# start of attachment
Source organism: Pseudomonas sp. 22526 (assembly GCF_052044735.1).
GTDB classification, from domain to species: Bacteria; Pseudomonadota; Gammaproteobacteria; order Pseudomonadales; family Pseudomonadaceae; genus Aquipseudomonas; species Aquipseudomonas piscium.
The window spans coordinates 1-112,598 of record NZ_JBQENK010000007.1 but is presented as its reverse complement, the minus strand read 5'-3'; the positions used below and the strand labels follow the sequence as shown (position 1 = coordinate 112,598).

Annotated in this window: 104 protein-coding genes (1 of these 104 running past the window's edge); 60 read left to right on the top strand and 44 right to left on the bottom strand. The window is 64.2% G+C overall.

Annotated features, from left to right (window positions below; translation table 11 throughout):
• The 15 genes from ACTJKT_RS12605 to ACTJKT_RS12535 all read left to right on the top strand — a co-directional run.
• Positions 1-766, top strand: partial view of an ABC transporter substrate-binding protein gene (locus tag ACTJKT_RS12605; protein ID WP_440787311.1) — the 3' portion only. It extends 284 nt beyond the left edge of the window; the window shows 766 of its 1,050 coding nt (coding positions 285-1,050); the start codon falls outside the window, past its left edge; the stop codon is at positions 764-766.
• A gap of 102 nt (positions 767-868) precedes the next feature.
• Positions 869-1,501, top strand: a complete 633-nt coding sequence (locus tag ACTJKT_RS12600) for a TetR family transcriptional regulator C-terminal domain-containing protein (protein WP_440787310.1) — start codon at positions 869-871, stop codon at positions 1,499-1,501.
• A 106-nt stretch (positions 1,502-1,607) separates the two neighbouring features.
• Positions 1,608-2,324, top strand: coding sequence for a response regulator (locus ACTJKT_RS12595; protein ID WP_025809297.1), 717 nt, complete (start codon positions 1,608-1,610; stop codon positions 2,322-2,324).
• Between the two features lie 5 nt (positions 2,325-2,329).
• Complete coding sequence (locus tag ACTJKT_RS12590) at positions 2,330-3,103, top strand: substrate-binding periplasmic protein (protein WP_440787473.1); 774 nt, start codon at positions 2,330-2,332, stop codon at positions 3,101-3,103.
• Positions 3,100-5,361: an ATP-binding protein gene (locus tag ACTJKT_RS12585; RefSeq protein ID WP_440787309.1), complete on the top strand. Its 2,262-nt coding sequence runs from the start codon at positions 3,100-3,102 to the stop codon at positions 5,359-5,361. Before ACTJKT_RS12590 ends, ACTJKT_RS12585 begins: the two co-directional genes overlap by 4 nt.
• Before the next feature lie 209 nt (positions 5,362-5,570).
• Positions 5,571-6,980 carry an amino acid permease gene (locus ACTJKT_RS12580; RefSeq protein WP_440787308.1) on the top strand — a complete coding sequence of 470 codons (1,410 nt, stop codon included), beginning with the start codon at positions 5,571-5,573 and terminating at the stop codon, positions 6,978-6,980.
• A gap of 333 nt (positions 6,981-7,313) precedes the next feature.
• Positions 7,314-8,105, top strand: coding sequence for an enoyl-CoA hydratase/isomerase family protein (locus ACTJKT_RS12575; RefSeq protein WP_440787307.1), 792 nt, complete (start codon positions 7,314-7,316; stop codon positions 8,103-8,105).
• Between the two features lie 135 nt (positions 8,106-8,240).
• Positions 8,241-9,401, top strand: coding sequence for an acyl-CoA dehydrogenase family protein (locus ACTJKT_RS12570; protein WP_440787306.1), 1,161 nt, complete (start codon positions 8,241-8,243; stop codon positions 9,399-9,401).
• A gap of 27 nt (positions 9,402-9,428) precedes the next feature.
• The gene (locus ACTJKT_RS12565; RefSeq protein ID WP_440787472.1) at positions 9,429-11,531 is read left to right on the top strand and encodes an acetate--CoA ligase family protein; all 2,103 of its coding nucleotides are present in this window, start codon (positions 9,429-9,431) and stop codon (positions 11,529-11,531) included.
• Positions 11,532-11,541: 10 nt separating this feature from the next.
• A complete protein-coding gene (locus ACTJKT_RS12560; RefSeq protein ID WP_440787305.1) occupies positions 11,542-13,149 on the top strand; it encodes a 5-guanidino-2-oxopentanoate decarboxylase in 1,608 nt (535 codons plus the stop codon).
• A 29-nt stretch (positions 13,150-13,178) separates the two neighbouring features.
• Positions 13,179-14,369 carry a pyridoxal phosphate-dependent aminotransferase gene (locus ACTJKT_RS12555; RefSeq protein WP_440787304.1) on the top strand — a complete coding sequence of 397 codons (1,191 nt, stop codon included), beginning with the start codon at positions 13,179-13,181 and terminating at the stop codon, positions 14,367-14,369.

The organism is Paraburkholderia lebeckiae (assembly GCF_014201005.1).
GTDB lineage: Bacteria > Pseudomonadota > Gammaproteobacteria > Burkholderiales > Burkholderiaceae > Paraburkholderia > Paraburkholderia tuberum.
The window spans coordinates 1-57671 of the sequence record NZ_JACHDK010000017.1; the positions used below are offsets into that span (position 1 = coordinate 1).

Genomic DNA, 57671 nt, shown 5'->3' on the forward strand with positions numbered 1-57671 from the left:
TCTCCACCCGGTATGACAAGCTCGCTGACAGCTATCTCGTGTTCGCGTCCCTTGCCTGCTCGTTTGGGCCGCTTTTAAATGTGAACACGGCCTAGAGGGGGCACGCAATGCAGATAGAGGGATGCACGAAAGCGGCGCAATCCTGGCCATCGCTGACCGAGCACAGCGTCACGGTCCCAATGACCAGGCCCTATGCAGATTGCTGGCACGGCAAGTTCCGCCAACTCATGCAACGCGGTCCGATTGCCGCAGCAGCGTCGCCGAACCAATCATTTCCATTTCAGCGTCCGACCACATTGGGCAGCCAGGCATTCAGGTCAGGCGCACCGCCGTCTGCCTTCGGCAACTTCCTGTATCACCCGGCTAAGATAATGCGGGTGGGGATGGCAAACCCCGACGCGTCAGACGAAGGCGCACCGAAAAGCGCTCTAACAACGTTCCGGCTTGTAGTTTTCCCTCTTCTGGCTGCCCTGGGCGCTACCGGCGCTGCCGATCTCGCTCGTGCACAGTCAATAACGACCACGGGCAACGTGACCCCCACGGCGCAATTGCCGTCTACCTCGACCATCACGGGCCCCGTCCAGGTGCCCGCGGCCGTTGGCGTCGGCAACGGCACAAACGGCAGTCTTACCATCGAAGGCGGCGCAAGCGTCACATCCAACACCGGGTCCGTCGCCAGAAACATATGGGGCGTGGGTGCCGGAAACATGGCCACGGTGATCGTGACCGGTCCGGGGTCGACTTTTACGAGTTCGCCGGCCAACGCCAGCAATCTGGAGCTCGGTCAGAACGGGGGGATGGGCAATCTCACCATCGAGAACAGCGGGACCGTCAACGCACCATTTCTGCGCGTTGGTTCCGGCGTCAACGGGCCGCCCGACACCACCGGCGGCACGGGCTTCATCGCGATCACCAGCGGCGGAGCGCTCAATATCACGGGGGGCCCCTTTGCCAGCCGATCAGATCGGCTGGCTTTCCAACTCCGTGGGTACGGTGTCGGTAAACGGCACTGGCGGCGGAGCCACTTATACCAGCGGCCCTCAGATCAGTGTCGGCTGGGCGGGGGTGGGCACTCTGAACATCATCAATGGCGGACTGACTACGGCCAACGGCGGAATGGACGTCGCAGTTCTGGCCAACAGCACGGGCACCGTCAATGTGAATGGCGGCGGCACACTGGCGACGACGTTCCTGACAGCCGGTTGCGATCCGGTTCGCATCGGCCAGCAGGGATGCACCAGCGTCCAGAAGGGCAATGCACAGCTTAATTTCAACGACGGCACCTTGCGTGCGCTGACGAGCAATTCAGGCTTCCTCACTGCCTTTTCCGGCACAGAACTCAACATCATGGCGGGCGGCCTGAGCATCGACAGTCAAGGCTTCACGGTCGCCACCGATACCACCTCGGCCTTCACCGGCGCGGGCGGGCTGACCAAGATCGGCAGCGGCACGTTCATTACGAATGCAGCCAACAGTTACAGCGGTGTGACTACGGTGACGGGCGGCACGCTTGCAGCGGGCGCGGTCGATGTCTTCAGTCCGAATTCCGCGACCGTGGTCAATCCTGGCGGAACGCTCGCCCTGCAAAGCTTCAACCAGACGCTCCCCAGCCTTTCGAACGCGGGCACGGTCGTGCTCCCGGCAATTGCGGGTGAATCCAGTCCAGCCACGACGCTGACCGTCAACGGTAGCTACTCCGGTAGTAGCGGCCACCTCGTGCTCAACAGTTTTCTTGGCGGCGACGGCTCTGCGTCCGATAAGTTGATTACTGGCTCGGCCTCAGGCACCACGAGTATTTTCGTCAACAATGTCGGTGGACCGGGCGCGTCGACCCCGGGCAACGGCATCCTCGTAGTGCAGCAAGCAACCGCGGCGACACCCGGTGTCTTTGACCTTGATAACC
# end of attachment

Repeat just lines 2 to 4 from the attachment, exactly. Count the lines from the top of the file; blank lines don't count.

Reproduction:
GTDB classification, from domain to species: Bacteria; Pseudomonadota; Gammaproteobacteria; order Pseudomonadales; family Pseudomonadaceae; genus Aquipseudomonas; species Aquipseudomonas piscium.
The window spans coordinates 1-112,598 of record NZ_JBQENK010000007.1 but is presented as its reverse complement, the minus strand read 5'-3'; the positions used below and the strand labels follow the sequence as shown (position 1 = coordinate 112,598).

Annotated in this window: 104 protein-coding genes (1 of these 104 running past the window's edge); 60 read left to right on the top strand and 44 right to left on the bottom strand. The window is 64.2% G+C overall.